The previous two posts discussed how more and more employment law cases going before the courts involve social media. This week, an NLRB judge is set to hear the NLRB’s first complaint involving social media. As an increasing amount of these complaints go before judges, more case law will be established in this relatively new area of law. For now, employers are treading tricky ground when they follow their employees into social media spaces.
A recent article by Jeanette Borzo published by The Wall Street Journal looks at a few of these cases and discusses how firing employees for certain uses of social media has backfired for several employers. The WSJ mentions several cases, including one where a high school teacher was fired because she posted a photo on her Facebook page that showed her holding a glass of wine while on vacation. Her lawsuit against the school district for wrongful termination is still pending.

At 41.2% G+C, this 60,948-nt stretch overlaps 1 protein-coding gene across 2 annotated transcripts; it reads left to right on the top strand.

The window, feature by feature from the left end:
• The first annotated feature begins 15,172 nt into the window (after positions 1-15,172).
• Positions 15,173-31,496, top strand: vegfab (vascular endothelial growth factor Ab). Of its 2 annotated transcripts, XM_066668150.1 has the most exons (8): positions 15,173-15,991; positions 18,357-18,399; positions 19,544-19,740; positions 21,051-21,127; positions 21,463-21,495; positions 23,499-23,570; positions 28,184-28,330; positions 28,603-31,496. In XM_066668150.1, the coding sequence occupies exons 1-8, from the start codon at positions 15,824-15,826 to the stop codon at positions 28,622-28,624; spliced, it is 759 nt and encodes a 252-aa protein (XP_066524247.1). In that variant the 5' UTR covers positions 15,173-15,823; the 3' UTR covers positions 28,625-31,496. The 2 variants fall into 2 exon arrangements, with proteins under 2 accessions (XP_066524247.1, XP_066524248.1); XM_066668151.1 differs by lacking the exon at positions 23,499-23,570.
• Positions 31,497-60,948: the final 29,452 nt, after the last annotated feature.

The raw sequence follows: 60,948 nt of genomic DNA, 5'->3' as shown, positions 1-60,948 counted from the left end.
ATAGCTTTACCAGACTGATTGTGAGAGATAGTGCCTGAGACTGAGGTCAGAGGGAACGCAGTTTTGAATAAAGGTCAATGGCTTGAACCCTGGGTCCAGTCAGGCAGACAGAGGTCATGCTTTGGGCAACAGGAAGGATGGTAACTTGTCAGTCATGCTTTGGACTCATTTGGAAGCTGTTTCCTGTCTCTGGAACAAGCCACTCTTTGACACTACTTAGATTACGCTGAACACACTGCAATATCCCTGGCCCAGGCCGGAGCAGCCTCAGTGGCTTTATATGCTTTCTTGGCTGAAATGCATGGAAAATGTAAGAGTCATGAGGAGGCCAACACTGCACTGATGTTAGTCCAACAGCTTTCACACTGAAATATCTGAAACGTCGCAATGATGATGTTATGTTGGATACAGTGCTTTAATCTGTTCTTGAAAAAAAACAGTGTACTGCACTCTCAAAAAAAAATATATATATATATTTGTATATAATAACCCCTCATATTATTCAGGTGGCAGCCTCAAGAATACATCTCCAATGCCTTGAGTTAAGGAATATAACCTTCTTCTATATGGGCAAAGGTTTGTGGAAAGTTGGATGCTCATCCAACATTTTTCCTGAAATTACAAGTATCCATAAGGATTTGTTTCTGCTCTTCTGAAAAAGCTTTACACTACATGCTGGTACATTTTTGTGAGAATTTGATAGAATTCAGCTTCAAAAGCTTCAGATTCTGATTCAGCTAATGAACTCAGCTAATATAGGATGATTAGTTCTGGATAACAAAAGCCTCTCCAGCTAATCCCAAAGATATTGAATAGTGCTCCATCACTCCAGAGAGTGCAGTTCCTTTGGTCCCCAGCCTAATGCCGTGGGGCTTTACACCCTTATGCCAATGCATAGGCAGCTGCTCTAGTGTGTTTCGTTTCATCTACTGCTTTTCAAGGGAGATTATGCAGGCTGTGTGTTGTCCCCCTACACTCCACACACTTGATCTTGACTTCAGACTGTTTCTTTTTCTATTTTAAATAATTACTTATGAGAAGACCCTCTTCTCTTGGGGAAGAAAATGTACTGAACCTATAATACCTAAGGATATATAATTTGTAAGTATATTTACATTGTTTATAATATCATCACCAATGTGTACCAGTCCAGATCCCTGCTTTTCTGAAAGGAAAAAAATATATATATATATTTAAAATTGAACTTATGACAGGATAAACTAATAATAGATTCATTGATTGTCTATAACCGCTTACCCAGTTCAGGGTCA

Another case mentioned by the WSJ involved the firing of two restaurant employees for setting up a Myspace page where employees could complain about their employer. The page was password-protected and was not meant to be seen by managers. The employees sued and a jury found that the managers had violated the federal Stored Communications Act. The jury awarded the two terminated employees back pay and other damages. The restaurant appealed the decision and both parties later settled the case.
It is probably a good idea, notes the WSJ, for employers to create a policy for employees’ appropriate use of social media and to train employees on that policy. A specific policy could clear up confusion for employees about how to navigate the intersection of social media and the workplace. It is likely, however, that this intersection will be confusing for some time and will be worked out in the courts.
Employers Tread a Minefield (The Wall Street Journal)